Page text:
Several years ago I decided to stop shaving my legs and switched to waxing. I was sick of ingrown hairs and the little red bumps that formed on my lower legs from an old school razor. Note to readers: If this is already too much information, this article is probably not for you.
If you're considering laser hair removal, it pays to study up. We know it's easy to be lured in by the promise of a stubble-free life, but it's oh-so important to read up on the facts and side effects first, to make sure the treatment is right for you. There are so many pros to getting laser beyond just the hair removal aspect. If you are susceptible to ingrown hairs that aggravate your skin and cause pigmentation super common in deep skin tones skin then it can help to eliminate this. The options for hair removal are endless. From waxing to threading and shaving to tweezing, but laser hair removal is one of the few options that offers a more permanent approach to getting rid of body hair if you wish too. We spoke to a few laser experts at Pulse Light Clinic and sk:n clinic about everything you need to know prior to getting laser. Daron Seukeran, Group Medical Director at the sk:n clinic explains that laser hair removal works by sending the light of a laser through the pigment in the hair. Thankfully, the lasers used on me had a cooling mechanism basically a constantly running cold blast of air right where the laser was pointing which really helped.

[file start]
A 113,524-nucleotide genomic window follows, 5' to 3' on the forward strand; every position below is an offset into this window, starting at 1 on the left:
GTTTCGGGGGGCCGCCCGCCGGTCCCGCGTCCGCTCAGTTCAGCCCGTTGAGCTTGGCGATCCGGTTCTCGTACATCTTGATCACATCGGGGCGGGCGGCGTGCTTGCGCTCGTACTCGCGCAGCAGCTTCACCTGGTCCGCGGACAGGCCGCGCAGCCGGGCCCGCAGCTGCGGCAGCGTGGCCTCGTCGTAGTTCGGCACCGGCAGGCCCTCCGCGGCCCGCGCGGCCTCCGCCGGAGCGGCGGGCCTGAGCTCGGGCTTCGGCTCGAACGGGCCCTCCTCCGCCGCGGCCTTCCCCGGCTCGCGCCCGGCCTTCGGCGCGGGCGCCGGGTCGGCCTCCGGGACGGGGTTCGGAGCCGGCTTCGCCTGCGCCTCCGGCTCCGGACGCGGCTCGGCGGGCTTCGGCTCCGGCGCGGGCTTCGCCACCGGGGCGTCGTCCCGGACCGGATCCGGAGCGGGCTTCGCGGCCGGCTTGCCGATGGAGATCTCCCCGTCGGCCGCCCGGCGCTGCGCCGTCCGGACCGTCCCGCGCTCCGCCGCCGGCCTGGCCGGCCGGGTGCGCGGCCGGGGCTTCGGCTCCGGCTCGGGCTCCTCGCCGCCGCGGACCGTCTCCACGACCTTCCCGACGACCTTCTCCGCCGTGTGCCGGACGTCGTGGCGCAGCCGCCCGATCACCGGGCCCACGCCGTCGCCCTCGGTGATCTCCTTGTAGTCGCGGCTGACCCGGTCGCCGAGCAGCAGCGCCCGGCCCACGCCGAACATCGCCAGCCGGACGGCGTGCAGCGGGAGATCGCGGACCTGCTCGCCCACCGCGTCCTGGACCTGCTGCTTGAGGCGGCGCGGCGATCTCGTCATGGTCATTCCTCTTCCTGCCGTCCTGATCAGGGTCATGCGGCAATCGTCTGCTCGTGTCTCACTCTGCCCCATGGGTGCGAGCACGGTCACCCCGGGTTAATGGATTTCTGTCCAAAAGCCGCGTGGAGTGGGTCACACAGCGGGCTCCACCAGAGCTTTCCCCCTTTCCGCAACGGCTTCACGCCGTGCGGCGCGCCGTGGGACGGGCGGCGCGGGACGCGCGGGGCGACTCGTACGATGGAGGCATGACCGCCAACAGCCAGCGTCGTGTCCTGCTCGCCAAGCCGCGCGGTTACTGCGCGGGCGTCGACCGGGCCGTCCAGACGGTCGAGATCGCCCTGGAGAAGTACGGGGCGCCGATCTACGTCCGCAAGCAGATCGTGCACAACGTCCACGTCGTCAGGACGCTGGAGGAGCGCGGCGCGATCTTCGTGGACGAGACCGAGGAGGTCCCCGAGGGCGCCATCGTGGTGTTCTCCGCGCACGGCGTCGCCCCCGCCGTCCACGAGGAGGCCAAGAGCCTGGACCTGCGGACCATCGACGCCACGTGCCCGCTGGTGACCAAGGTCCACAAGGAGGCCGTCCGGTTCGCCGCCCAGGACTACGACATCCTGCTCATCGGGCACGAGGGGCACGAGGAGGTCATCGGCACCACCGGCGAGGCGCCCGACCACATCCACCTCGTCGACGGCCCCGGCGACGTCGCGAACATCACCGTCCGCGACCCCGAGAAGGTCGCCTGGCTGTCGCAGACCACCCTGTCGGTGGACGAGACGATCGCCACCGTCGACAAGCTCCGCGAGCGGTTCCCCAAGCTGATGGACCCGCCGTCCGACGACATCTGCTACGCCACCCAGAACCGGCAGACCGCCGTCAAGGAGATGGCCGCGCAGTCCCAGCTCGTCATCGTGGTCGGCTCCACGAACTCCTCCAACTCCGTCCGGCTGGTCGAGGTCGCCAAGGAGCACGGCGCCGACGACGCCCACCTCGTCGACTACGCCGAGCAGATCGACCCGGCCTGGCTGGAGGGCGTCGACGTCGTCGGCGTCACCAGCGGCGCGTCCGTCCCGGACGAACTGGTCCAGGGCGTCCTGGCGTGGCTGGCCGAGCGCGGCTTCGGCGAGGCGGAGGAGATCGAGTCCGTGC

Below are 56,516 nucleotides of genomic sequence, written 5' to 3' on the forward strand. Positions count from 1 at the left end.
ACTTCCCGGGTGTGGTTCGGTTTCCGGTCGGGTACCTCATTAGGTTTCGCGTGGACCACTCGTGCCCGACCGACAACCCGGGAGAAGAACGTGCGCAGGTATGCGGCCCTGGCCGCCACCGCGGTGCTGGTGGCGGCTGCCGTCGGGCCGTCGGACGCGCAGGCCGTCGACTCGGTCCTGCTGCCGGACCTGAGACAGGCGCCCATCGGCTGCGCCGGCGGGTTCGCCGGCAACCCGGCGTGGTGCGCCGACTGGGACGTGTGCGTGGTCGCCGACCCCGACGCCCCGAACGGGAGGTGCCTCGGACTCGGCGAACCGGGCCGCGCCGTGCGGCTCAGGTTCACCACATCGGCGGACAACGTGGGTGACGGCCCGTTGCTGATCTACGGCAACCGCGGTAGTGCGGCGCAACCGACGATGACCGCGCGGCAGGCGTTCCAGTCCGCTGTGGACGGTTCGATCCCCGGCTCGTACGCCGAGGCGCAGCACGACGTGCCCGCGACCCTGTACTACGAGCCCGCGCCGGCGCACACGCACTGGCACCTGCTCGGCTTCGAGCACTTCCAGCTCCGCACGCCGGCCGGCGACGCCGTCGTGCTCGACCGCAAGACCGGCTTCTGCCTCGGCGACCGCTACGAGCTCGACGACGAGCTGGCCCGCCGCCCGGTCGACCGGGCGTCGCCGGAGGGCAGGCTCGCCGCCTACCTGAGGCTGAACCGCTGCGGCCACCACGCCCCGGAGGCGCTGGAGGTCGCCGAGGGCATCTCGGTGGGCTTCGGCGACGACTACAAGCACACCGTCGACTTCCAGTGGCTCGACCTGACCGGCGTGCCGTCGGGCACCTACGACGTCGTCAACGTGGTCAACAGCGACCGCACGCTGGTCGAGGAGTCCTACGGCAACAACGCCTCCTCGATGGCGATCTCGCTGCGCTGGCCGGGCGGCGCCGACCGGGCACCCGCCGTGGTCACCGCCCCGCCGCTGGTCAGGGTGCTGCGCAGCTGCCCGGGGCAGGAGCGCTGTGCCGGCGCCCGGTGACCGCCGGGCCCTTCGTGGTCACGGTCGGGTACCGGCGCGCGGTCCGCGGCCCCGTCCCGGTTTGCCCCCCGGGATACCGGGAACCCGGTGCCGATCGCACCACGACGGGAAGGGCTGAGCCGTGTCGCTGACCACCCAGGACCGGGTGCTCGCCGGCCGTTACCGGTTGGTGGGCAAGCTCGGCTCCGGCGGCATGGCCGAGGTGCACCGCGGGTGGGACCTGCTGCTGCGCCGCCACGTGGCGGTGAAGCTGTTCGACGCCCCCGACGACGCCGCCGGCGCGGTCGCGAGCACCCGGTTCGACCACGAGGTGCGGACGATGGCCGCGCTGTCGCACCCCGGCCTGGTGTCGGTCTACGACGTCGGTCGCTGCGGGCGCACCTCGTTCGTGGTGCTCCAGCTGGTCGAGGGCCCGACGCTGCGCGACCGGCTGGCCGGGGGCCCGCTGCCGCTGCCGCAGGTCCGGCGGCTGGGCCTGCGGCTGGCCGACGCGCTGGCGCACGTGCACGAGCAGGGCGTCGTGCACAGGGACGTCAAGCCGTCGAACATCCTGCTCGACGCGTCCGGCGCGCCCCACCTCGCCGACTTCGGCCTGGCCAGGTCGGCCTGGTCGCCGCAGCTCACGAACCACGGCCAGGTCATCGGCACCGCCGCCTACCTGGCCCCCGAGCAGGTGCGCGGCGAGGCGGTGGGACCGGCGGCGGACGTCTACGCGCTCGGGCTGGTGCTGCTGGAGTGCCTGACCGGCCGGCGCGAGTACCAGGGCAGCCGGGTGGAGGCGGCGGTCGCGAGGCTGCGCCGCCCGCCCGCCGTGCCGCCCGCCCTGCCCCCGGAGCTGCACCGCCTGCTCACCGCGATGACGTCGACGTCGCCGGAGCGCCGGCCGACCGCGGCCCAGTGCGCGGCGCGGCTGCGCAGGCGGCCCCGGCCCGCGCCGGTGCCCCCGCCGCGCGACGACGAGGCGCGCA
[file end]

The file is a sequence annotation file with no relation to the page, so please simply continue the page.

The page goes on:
How does laser hair removal work?
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Laser hair removal on the face is a noninvasive medical procedure that uses a beam of light a laser to remove hair from the face. Data from the American Society for Aesthetic Plastic Surgery showed that in , laser hair removal was one of the top 5 nonsurgical procedures in the United States. Because laser hair removal is an elective cosmetic procedure, it will not be covered by insurance, but you should be able to return to work immediately. Laser hair removal works by sending a light into the hair follicle via laser, which is absorbed by the pigment, or melanin, in the hair — this is why it originally worked best on people with darker hair. After the laser damages the hair follicle, the hair vaporizes, and a full round of treatments later the hair will stop growing back. Laser hair removal may help prevent ingrown hairs and will save time typically spent waxing or shaving. Before the laser hair removal procedure begins, your face will be thoroughly cleaned and a numbing gel may be applied to the treatment area. The practitioner will aim the laser at the specified area. Most patients say the sensation feels like a rubber band snapping against the skin, or a sunburn.